The coronavirus pandemic was conspicuously slow to arrive in America’s South and Midwest, but a tectonic shift in who the contagion touches and where it reaches has forced a grim reckoning: the coronavirus isn’t just a big-city crisis anymore. Now, it’s a Florida problem — it’s an everywhere and everyone problem.
But unlike bustling urban corridors with well-staffed and provisioned hospitals, the rural and bedroom communities in which the virus is spreading today are the least-equipped in the country to contain the emerging outbreak.
Long before Florida became a hotspot for a virus that’s already infected more than 100,000 of our families and neighbors, many hospitals across the state were already struggling to recruit and retain nurses and doctors to meet ordinary demand for care.
Not only are these health systems chronically financially strained but they lack the physical resources and clinical expertise to treat a massive influx of critical-care patients. It’s a serious problem if a hospital lacks beds and ventilators, but it’s a whole order of magnitude worse when they also lack enough nurses to staff those beds.
Ironically, many of these same understaffed hospitals were forced to temporarily furlough the few clinicians they had when operating revenues bottomed out after regulators prohibited planned procedures. They’re back on the payroll and their wards now, but the fundamental, underlying imbalance between clinicians and patients remains: Florida needs more nurses if we’re going to make it to the other side of this.
Of course, this phenomenon isn’t unique to any one state, but Florida is especially vulnerable thanks to extraordinarily high rates of co-existing conditions like diabetes, cardiovascular disease, and lung disease that are prime predictors for hospitalization and mortality.
And as the rates of infection and hospitalization accelerate across the state — and by every measure, they have — the matter of nurse staffing will become a life-and-death concern, because nurse workloads and patient mortality have an inverse relationship. According to the National Institutes of Health, an increase of just one patient in a nurse’s workload tracks with a 7 percent patient mortality increase.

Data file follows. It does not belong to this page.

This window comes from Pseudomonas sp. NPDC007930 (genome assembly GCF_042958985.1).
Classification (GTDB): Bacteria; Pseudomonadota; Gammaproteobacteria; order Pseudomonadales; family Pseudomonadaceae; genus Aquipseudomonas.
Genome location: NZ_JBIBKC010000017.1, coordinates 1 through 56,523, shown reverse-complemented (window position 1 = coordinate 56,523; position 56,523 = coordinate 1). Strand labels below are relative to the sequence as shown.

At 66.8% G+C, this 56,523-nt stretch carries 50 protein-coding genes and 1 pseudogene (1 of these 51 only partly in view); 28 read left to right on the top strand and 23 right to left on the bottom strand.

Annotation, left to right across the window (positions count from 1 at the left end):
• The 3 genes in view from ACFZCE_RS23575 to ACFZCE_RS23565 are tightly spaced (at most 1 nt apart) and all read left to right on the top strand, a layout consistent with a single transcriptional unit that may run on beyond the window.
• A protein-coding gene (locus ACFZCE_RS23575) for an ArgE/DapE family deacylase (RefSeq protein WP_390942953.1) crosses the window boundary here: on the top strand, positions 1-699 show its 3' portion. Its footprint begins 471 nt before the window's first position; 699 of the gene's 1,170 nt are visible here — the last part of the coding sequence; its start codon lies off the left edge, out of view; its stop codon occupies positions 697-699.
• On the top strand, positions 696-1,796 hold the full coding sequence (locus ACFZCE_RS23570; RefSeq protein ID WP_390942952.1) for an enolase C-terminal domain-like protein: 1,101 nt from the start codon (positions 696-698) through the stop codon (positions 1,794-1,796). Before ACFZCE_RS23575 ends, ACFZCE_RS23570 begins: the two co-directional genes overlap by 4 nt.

With the ravenous coronavirus, nurse workloads aren’t just increasing by one patient but by a factor. If overworked nurses means undertreated patients, the obvious solution is to train or hire more. But that seemingly obvious solution has stubbornly eluded policymakers and health-care providers for almost a century, because the United States suffers one of the world’s most persistent and acute nursing shortages.
Health-care analysts estimated that the U.S. would need 1.6 million nurses to satisfy rising demand for care, but would be forced to leave more than 200,000 of those positions empty with the country’s workforce deficit. Unfortunately, that forecast was predicated on stable demand, not the sort of health-care crisis that is subsuming our hospitals today.
As an emergency stopgap, a bipartisan group of 31 U.S. senators have introduced legislation that would make it easier on hospitals to hire qualified international nurses. The bill, which would recapture previously unused visas for English-speaking nurses with perfect clinical and criminal records, won’t even displace a single American worker because the domestic labor deficit is so enormous, according to the Bureau of Labor Statistics.
The front line in America’s fight against the coronavirus is no longer in major metropolises or tony suburbs. The pandemic spared us a few months, but it’s here now and we need nurses to fight it.